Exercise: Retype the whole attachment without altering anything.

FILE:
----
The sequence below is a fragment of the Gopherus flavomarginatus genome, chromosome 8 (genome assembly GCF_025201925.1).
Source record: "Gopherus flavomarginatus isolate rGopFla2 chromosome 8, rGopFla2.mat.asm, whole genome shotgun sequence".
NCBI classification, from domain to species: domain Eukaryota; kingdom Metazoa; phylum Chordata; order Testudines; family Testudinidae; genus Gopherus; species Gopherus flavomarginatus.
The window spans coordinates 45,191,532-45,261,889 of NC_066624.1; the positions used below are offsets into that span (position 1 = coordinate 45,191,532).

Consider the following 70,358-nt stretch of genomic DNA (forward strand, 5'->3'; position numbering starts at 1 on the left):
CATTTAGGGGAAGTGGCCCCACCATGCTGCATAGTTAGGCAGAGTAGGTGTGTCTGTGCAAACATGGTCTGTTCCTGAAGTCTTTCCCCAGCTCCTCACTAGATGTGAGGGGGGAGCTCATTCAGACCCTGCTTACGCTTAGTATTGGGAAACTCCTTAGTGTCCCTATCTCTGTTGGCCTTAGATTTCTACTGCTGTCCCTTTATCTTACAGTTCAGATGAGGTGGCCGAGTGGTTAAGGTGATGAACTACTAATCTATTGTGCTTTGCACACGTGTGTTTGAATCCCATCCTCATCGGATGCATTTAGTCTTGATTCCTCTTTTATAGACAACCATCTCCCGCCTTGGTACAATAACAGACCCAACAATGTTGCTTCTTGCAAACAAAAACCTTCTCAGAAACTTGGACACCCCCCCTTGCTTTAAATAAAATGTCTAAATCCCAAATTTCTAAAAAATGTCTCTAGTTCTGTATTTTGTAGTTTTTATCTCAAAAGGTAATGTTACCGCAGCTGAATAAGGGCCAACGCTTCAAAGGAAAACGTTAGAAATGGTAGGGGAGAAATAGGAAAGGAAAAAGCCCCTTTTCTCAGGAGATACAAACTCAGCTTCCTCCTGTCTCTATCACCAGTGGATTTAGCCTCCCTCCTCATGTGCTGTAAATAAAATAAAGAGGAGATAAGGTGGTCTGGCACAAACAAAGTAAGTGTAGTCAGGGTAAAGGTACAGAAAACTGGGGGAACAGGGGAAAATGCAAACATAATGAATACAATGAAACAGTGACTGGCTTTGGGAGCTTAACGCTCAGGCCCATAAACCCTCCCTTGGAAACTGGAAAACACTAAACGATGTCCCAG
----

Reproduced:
The sequence below is a fragment of the Gopherus flavomarginatus genome, chromosome 8 (genome assembly GCF_025201925.1).
Source record: "Gopherus flavomarginatus isolate rGopFla2 chromosome 8, rGopFla2.mat.asm, whole genome shotgun sequence".
NCBI classification, from domain to species: domain Eukaryota; kingdom Metazoa; phylum Chordata; order Testudines; family Testudinidae; genus Gopherus; species Gopherus flavomarginatus.
The window spans coordinates 45,191,532-45,261,889 of NC_066624.1; the positions used below are offsets into that span (position 1 = coordinate 45,191,532).

Consider the following 70,358-nt stretch of genomic DNA (forward strand, 5'->3'; position numbering starts at 1 on the left):
CATTTAGGGGAAGTGGCCCCACCATGCTGCATAGTTAGGCAGAGTAGGTGTGTCTGTGCAAACATGGTCTGTTCCTGAAGTCTTTCCCCAGCTCCTCACTAGATGTGAGGGGGGAGCTCATTCAGACCCTGCTTACGCTTAGTATTGGGAAACTCCTTAGTGTCCCTATCTCTGTTGGCCTTAGATTTCTACTGCTGTCCCTTTATCTTACAGTTCAGATGAGGTGGCCGAGTGGTTAAGGTGATGAACTACTAATCTATTGTGCTTTGCACACGTGTGTTTGAATCCCATCCTCATCGGATGCATTTAGTCTTGATTCCTCTTTTATAGACAACCATCTCCCGCCTTGGTACAATAACAGACCCAACAATGTTGCTTCTTGCAAACAAAAACCTTCTCAGAAACTTGGACACCCCCCCTTGCTTTAAATAAAATGTCTAAATCCCAAATTTCTAAAAAATGTCTCTAGTTCTGTATTTTGTAGTTTTTATCTCAAAAGGTAATGTTACCGCAGCTGAATAAGGGCCAACGCTTCAAAGGAAAACGTTAGAAATGGTAGGGGAGAAATAGGAAAGGAAAAAGCCCCTTTTCTCAGGAGATACAAACTCAGCTTCCTCCTGTCTCTATCACCAGTGGATTTAGCCTCCCTCCTCATGTGCTGTAAATAAAATAAAGAGGAGATAAGGTGGTCTGGCACAAACAAAGTAAGTGTAGTCAGGGTAAAGGTACAGAAAACTGGGGGAACAGGGGAAAATGCAAACATAATGAATACAATGAAACAGTGACTGGCTTTGGGAGCTTAACGCTCAGGCCCATAAACCCTCCCTTGGAAACTGGAAAACACTAAACGATGTCCCAG